The second is using a spotter. An appropriate spotter before a cycle can often at least partially remove a dye so that the cycle can be even more effective at removing whatever is left. Spotters for this tend to be good at removing greases as well, so for the more irksome food stains a spotter could be the way to go. We recommend using spotters before the cycle, so the cycle itself doesn’t get a chance to set it in.


Finally, rust and metal are a special breed of stain, formed either by friction or dissolved metals. This includes laundry encrustation due to water hardness and poor mixing of powder detergents, concrete, and iron stains that form when dissolved iron oxidises inside or on the fibre. While many metal stains are occupational such as tray rub on chef’s whites, sometimes they can form in the laundry due to rusty piping, poor water quality or just ion exchangers and filtration units that haven’t been replaced or serviced often enough. We have seen un-serviced equipment ruin a load or two with iron stains before, so do make sure you’re up to date on all your servicing.

Rust removers can vary in the amount and type of metals they can act on, but all of them are acidic or based on an acid. While we don’t usually like to talk about our products directly in our laundry science posts, we do sell two products that provide this: rust remover and eco-sour. For the most part, the product of choice for metal marks and rust is rust remover, but eco-sour can see application against calcium deposits. Encrustation of laundry, just like the scale in a kettle, is usually fixed with acidity. This can be provided by eco-sour, used as directed, though this may require a higher temperature to get the result you want.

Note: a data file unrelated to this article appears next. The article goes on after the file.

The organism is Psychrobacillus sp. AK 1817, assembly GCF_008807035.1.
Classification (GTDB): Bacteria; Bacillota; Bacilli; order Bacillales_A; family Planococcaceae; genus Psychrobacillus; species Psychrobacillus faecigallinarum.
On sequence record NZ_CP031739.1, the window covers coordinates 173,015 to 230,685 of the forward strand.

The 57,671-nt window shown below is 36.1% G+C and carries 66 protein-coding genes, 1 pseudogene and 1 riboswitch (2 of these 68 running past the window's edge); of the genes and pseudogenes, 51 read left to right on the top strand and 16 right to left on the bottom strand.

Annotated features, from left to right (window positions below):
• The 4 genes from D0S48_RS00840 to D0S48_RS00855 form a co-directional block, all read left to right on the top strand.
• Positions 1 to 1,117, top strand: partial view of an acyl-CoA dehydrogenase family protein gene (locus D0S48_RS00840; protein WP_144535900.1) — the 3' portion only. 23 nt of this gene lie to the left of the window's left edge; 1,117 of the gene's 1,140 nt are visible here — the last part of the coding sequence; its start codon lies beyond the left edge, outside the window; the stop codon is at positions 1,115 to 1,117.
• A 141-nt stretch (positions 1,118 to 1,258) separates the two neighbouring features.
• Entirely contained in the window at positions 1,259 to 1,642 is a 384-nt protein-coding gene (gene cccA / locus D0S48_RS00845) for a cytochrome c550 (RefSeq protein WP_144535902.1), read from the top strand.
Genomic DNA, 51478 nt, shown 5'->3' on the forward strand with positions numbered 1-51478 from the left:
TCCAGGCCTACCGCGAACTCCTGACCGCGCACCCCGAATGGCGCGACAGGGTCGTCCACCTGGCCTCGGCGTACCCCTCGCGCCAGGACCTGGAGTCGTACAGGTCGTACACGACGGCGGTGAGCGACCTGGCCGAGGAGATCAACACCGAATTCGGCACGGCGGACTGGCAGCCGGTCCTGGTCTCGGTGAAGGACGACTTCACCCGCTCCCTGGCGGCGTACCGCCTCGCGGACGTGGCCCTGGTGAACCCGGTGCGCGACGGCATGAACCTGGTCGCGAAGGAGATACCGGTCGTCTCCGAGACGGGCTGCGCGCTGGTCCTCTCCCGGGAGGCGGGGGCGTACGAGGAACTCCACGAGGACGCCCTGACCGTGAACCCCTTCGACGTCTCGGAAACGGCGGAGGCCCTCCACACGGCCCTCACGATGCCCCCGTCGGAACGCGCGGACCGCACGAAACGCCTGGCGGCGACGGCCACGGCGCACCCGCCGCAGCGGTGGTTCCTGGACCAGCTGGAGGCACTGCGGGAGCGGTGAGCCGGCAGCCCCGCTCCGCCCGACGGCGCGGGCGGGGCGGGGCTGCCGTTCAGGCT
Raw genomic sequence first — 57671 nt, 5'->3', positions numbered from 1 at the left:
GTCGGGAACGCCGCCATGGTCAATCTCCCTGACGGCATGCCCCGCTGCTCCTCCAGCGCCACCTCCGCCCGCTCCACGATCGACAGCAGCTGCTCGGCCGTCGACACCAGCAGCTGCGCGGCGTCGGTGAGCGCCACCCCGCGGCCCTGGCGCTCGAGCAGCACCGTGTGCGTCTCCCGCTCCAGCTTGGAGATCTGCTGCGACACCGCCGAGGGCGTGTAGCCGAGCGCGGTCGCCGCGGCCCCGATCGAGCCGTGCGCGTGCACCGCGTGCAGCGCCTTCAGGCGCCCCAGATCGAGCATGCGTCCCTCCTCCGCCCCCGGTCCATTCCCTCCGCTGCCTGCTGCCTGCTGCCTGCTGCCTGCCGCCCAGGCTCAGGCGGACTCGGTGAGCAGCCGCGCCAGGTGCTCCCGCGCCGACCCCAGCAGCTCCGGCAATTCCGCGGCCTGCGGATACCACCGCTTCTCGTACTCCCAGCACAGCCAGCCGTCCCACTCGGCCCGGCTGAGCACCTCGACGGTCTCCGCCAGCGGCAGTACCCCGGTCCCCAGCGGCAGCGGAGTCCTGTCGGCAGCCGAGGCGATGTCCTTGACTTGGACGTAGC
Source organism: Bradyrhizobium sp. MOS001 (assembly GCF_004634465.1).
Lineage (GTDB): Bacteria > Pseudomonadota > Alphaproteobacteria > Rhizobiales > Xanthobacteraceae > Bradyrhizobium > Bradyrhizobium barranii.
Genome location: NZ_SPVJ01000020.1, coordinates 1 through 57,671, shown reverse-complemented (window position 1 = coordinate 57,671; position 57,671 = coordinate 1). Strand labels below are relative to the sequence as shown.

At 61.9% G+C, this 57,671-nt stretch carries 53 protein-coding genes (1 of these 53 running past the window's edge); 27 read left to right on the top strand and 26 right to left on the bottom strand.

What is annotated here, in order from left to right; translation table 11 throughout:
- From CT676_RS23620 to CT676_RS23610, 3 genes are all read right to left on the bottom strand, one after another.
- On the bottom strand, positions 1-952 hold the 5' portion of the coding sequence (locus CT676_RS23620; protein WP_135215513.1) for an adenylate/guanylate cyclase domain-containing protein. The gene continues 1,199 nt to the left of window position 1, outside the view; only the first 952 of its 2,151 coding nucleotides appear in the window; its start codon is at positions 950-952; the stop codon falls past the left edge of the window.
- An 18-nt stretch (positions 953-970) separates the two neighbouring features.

Metal marks from friction respond well to an appropriate metal or rust remover, depending on the metal. While there’s no easy way to know whether a customer’s article is marked by steel (which can resist removal) or aluminium (which resists less), the only course of action is a rust remover, which will hopefully dissolve the metal. As far as we’re aware, the friction that causes this may well be worse for the fibre than the stain itself and it is reasonable for the customer to accept the permanence out of experience.

Any kind of rust or yellow iron mark however is crucial to remove completely. Iron on cottons accelerates the breakdown of the fibres, causing holes and tears and costing everyone money. Rust removers completely remove the iron so that this doesn’t happen. Never apply chlorine bleach to rust or iron stains, as the reaction of this bleach with the metal can leave permanent marks. This includes otherwise mild or invisible iron staining from trace iron that gets into a laundry’s water supply. Peroxides shouldn’t be used with iron stains or water that’s high in iron for a different reason: the metal in this form accelerates the breakdown of the peroxide, limiting the activity of the bleach and causing waste. We recommend removing iron stains as soon as possible, preferably before the wash.

About This Series

Our laundry science posts are here to give you the how and why of laundry processing to empower our customers and the public. If you have something you really want to know about, why not give us a call, or email us through our contact page.